4. Module 4 – Renewing innovations — the processes, structures and strategies for exploring, executing and exploiting innovations that established firms can use to renew their innovation foundations in the face of potentially disruptive innovations.

What Will I Learn?

  • Familiarity with strategic innovation management Innovation networks, idea brokering, open innovation;
  • Familiarity with innovation processes and structures
  • R&D team and incentive design
  • R&D portfolio management
  • Idea generation processes
  • The pros and cons of R&D organizational structures
  • Learn strategies most effective for exploiting innovations;
  • Ability to apply concepts directly to real world situations;
  • Skills to identify, evaluate, and resolve a issues

Topics for this course

14 Lessons12h

Dynamics of technological innovation?

1. Make a list of those factors which you believe are most important in determining the rate at which technology improves. 2. In what ways are radical and incremental technological change really different? 3. What are the managerial implications of the technology dynamic described by Foster as the S curve? 4. How did diaper technology evolve? Does it fit the models outlined by Foster?
Technology Dynamics

Industrial implications of technological innovation?

Dynamics of markets for technological innovation 1. How do markets evolve? 2. How does technological change shape and connect to market evolution?

Competitive implications of market and technology dynamics?

1. How do market and technology evolution provide opportunities for entrepreneurs? 2. What types of changes in competition are driven by technological and market dynamics? 3. Is disruption a useful way to think about these dynamics? What does it really mean – what is the definition that Christensen uses? How is it different from the idea of radical innovation? 4. Why do some of these opportunities lead to a wave of successful start-ups, for example the hard disk drive industry analyzed by Christensen, while others, such as the TV opportunity that Gladwell describes (The Televisionary) lead to failed entrepreneurship?

Systematizing innovation; “What’s the Big Idea;” IDEO?

1. Is innovation about individuals or groups? 2. Do you think it is possible to build an organization to systematically come up with new innovations? What processes would it need to have? 3. Referring to the case, why does BIG seem better able to identify and bring to market innovative toy concepts, whereas the major toy companies feel they are in a period of a "lack of innovation" (p. 3)? 4. How proprietary or defensible is BIG's system? Could one of the major toy companies replicate it? Why or why not? 5. Can BIG replicate its system in other industries such as your own?

Scoping technology: Advanced Inhalation Research?

1. When a new idea is generated what are the actions required to turn it into an innovation? 2. How can experiments help with this refinement of an idea into an innovation? 3. What does it mean to have an experimentation strategy? What did this mean for Advanced Inhalation Research and for Bank of America? 4. What experiments did they undertake at AIR and what was the purpose of each one? As an investor in AIR, are these the experiments you would have wanted the firm to do with your money? If not why not?


No lesson today. Teams work on assignment #1

Iterating design: team New Zealand?

1. How would you evaluate Team New Zealand's use of simulation technology in its development process? What are its advantages and disadvantages? How did Team New Zealand's approach differ from that used by other syndicates? 2. Decision point: Which of the three yacht construction strategies should Team New Zealand follow? (a) One boat now, one boat later? (b) Two identical boats now? (c) Or two different boats now? Why? How much improvement would you expect from each strategy? 3. When you cannot build prototypes can you still experiment and iterate with design? If so how?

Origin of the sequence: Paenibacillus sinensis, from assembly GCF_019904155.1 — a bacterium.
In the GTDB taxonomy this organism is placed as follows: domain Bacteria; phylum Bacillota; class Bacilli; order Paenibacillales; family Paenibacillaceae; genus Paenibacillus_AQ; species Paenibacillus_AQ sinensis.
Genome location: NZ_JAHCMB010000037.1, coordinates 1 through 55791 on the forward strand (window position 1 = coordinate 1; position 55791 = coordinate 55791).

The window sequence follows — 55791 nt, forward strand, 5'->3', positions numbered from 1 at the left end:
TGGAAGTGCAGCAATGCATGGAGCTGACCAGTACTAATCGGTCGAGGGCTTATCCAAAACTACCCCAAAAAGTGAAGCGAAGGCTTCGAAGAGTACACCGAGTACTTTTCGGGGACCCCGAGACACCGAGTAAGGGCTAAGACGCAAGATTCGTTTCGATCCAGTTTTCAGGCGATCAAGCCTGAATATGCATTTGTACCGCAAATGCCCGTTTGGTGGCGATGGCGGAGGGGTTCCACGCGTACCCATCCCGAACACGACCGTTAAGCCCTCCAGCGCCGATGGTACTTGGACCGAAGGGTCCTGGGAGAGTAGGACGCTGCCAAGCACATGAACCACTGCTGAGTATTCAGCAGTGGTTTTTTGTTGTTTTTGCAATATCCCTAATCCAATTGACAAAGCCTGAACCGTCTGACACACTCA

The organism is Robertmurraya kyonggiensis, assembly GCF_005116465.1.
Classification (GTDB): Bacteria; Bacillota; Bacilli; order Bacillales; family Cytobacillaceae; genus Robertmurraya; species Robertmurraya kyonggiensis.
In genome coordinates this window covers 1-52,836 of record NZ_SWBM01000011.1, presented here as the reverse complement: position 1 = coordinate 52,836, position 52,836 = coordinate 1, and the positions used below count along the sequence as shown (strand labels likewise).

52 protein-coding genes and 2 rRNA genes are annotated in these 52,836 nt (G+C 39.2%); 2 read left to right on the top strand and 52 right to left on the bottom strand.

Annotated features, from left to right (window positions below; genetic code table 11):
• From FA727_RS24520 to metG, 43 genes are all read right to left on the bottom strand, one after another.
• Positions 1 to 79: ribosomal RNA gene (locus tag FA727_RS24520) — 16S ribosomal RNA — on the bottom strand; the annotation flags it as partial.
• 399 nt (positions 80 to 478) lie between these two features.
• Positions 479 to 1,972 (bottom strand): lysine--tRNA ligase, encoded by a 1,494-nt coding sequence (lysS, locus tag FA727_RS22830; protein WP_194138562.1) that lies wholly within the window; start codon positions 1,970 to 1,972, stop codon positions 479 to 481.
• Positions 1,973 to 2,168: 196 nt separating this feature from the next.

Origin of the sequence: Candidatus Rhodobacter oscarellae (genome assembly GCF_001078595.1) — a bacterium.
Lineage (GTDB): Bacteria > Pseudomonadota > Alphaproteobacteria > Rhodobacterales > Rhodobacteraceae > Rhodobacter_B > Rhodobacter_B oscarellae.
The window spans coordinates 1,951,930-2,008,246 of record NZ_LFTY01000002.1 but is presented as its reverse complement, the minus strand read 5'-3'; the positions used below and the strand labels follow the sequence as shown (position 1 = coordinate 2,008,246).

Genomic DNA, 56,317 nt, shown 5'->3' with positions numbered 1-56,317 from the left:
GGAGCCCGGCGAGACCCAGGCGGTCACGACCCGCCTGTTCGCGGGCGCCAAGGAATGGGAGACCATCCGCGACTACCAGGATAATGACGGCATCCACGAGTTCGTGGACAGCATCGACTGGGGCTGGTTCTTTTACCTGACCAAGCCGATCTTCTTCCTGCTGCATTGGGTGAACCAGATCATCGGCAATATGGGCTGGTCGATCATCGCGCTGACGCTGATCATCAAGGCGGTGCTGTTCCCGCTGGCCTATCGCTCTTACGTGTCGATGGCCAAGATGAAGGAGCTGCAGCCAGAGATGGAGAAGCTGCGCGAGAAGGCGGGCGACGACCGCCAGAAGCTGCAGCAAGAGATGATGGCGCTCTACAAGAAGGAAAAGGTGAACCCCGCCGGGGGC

Experimenting with markets: innovation at 3M?

innovation at 3M 1. How does the Lead User research process differ from and complement other traditional market research methods? What about prediction markets? 2. How has 3M's innovation process evolved since the company was founded? Why, if at all, does 3M, known as a "hothouse" of innovation, need to regain its historic closeness to the customer? 3. Has the Medical-Surgical team applied the Lead User research process successfully? Why or why not? 4. Decision Point: What should the Medical-Surgical Lead User team recommend to Dunlop: the three new product concepts or a new business strategy? What are the risks to the new Lead User process at 3M? What are the risks to the Medical-Surgical business unit?

Capstone: Iridium?

1. Who was to blame for Iridium's failure? At what point could you have known Iridium would fail? 2. What is your evaluation of Iridium's system design? What impact did the choices that were made have on the subsequent evolution of the venture? 3. What is your evaluation of Iridium's organizational design? What changes would you have made to increase the probability of a successful outcome? 4. What general lessons does Iridium provide for ventures seeking to develop technology intensive products or services?

Organizing innovation teams: ‘The Bakeoff’?

1. How does team organization impact the innovation process? 2. How did the groups in the Bakeoff differ their approach to innovation and development? 3. Under what circumstances would you prefer each type of team? 4. How do the different modes of organizing innovation map to Wheelwright and Clark's typology for project teams? When are their teams more likely to be effective?

Organizing flexible processes; ‘Internet Time’ exercise?

1. What are the similarities and differences in the four approaches to organizing innovation described in "Living on Internet Time?" What drives these differences? 2. Which process is superior? Which company would you prefer to work for? Which processes have you experienced? What are their pros and cons? 3. What lessons from the Internet environment can be applied to other industries (e.g. cars, fashion, consumer goods)?

Incentivizing and organizing innovators: GSK?